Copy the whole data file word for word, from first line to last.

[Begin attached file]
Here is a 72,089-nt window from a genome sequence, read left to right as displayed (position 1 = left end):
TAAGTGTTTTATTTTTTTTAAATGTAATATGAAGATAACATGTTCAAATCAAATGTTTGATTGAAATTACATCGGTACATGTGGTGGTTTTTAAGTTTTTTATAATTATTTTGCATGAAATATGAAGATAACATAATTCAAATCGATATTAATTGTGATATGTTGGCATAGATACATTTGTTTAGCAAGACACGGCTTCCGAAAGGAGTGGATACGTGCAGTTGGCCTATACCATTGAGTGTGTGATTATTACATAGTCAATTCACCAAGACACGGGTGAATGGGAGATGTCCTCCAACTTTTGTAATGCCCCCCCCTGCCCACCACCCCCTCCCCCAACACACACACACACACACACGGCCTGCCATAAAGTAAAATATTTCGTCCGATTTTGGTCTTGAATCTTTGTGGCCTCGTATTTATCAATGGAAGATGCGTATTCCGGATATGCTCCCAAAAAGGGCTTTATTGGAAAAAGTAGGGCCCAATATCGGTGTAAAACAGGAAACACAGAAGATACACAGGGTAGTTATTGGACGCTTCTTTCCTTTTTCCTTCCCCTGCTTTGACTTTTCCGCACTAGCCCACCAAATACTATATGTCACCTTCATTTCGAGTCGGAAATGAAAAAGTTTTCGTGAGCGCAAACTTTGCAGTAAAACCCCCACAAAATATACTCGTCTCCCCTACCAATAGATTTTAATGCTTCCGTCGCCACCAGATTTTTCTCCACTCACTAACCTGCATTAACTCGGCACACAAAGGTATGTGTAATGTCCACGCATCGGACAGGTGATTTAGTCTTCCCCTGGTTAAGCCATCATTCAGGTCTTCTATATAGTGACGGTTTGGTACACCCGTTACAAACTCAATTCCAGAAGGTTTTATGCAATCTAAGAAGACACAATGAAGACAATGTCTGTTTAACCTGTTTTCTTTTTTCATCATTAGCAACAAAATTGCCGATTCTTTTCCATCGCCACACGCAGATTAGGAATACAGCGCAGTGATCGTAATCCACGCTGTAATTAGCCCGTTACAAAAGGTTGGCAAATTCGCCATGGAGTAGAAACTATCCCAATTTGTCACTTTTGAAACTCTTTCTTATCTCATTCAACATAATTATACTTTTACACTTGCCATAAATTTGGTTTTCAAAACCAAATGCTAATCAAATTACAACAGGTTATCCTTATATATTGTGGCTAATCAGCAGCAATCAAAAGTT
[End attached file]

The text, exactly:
Here is a 72,089-nt window from a genome sequence, read left to right as displayed (position 1 = left end):
TAAGTGTTTTATTTTTTTTAAATGTAATATGAAGATAACATGTTCAAATCAAATGTTTGATTGAAATTACATCGGTACATGTGGTGGTTTTTAAGTTTTTTATAATTATTTTGCATGAAATATGAAGATAACATAATTCAAATCGATATTAATTGTGATATGTTGGCATAGATACATTTGTTTAGCAAGACACGGCTTCCGAAAGGAGTGGATACGTGCAGTTGGCCTATACCATTGAGTGTGTGATTATTACATAGTCAATTCACCAAGACACGGGTGAATGGGAGATGTCCTCCAACTTTTGTAATGCCCCCCCCTGCCCACCACCCCCTCCCCCAACACACACACACACACACACGGCCTGCCATAAAGTAAAATATTTCGTCCGATTTTGGTCTTGAATCTTTGTGGCCTCGTATTTATCAATGGAAGATGCGTATTCCGGATATGCTCCCAAAAAGGGCTTTATTGGAAAAAGTAGGGCCCAATATCGGTGTAAAACAGGAAACACAGAAGATACACAGGGTAGTTATTGGACGCTTCTTTCCTTTTTCCTTCCCCTGCTTTGACTTTTCCGCACTAGCCCACCAAATACTATATGTCACCTTCATTTCGAGTCGGAAATGAAAAAGTTTTCGTGAGCGCAAACTTTGCAGTAAAACCCCCACAAAATATACTCGTCTCCCCTACCAATAGATTTTAATGCTTCCGTCGCCACCAGATTTTTCTCCACTCACTAACCTGCATTAACTCGGCACACAAAGGTATGTGTAATGTCCACGCATCGGACAGGTGATTTAGTCTTCCCCTGGTTAAGCCATCATTCAGGTCTTCTATATAGTGACGGTTTGGTACACCCGTTACAAACTCAATTCCAGAAGGTTTTATGCAATCTAAGAAGACACAATGAAGACAATGTCTGTTTAACCTGTTTTCTTTTTTCATCATTAGCAACAAAATTGCCGATTCTTTTCCATCGCCACACGCAGATTAGGAATACAGCGCAGTGATCGTAATCCACGCTGTAATTAGCCCGTTACAAAAGGTTGGCAAATTCGCCATGGAGTAGAAACTATCCCAATTTGTCACTTTTGAAACTCTTTCTTATCTCATTCAACATAATTATACTTTTACACTTGCCATAAATTTGGTTTTCAAAACCAAATGCTAATCAAATTACAACAGGTTATCCTTATATATTGTGGCTAATCAGCAGCAATCAAAAGTT